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I need to calculate the time till Christmas in milliseconds. I'm using joda time and I tried using Period, but after wasting a lot of time on Google, I realized that this is wrong, and I could calculate milliseconds. However, my implementation is incorrect and I'm getting wrong results.

My code:

DateTime start = new DateTime(;
DateTime end = new DateTime(2012, 12, 25, 0, 0, 0 ,0);
org.joda.time.Duration duration = new Period(end, start).toDurationFrom(new Instant());
int millis = (int) DateTimeUtils.getDurationMillis(duration);
Log.d("Millis", String.valueOf(millis));

I tried looking at the Joda Time Documentation, but I could not find an answer.

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You should change your millis value to a long, I'm not sure an int will be as acurate as you want. – Rob Wagner Jun 20 '12 at 21:31

2 Answers 2

up vote 4 down vote accepted

To just calculate milliseconds, it's easy - no need to go via a Period at all.

long milliseconds = end.getMillis() - start.getMillis();

(It's not clear why you're calling new DateTime( by the way - just will suffice.)

EDIT: It works fine for me:

import org.joda.time.*;

public class Test {
    public static void main(String[] args) {
        DateTime start =;
        DateTime end = new DateTime(2012, 12, 25, 0, 0, 0, 0);
        System.out.println(end.getMillis() - start.getMillis());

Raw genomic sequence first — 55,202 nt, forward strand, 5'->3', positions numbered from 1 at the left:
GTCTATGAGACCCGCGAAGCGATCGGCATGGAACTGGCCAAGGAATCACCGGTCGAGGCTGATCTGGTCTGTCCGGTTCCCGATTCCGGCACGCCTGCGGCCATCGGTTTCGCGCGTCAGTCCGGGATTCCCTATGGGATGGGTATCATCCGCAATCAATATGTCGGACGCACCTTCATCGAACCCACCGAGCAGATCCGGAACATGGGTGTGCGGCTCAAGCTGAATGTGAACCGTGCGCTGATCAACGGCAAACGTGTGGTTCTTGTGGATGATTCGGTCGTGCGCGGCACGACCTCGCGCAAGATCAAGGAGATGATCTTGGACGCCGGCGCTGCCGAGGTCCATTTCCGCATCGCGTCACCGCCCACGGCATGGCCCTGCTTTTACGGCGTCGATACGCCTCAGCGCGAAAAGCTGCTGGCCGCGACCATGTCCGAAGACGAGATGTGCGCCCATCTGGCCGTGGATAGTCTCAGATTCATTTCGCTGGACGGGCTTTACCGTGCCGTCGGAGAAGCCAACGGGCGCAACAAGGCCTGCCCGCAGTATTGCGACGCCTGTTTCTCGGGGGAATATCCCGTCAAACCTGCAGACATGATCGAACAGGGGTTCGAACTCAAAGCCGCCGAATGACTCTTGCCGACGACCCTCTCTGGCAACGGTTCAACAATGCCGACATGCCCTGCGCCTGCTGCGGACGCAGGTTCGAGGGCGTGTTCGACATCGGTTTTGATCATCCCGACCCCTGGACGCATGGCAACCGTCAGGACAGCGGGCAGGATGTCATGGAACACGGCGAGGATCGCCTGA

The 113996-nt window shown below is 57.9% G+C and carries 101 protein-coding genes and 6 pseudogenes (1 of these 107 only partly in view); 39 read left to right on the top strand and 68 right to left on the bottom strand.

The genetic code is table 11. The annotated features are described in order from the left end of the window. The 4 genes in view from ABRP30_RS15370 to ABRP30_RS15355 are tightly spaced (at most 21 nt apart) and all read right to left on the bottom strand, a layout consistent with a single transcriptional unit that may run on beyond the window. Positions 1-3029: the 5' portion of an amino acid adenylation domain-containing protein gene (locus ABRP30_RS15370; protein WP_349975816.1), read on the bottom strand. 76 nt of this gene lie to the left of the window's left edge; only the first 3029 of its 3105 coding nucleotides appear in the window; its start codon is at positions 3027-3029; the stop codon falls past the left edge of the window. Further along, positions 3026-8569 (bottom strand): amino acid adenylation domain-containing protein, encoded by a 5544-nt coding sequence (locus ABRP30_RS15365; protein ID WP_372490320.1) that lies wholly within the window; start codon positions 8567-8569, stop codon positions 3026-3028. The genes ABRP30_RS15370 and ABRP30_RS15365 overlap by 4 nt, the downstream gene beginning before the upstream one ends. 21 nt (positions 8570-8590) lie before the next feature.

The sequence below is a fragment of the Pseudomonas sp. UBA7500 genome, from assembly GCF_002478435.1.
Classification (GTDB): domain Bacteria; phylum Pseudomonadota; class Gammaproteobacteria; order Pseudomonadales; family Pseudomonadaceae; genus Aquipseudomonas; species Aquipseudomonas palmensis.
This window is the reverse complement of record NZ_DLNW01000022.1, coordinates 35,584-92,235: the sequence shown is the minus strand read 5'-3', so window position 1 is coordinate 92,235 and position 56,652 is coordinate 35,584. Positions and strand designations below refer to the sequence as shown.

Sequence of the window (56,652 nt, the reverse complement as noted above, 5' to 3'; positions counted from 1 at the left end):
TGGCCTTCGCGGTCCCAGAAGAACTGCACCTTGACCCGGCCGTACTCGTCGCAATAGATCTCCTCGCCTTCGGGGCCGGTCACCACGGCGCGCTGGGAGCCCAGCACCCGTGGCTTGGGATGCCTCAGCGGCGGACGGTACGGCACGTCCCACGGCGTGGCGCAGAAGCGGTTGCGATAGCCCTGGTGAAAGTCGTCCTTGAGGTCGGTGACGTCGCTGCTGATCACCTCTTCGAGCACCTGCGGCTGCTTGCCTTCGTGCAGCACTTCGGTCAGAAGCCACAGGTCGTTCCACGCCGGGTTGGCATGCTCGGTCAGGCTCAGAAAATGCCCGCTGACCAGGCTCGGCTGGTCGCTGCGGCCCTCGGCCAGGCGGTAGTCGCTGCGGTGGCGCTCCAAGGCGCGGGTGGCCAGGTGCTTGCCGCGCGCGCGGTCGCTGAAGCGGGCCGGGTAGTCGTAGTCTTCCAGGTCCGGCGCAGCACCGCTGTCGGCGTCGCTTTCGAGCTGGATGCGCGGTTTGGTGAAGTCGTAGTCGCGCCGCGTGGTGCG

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Then I get negative value. Why is that? – Isuru Madusanka Jun 20 '12 at 21:38
@Isuru: No idea. You used my exact code? I can't test it right now. – Jon Skeet Jun 20 '12 at 21:43
Well it should be long milliseconds = - start.getMillis() - end.getMillis(); When I change like this, I get an positive value. Am I right or missing something? – Isuru Madusanka Jun 20 '12 at 21:48
@IsuruMadusanka: No, it should definitely be end.getMillis() - start.getMillis() - after all, end is later than start, so should have a larger millis value. – Jon Skeet Jun 20 '12 at 22:02
@IsuruMadusanka: I've edited my answer to include a short but complete program demonstrating how you can do this - and it gives me a positive number. I suggest you compare that to your code. – Jon Skeet Jun 20 '12 at 22:11

int being 32 bits long can store values anywhere between -2147483648 and 2147483647 if its signed which it is by default, unsigned its between 0 and 4294967295, once such values are exceed it, an overflow, occurs and the values are wrapped around, as such 2147483647 + 1 == -2147483648, in your case if you tried to set a larger value, type long is 64 bits as such it can hold larger values and it probably does in this case, to an int, same thing occurs, which is why you may be getting the wrong values.

DateTimeUtils.getDurationMillis returns a long

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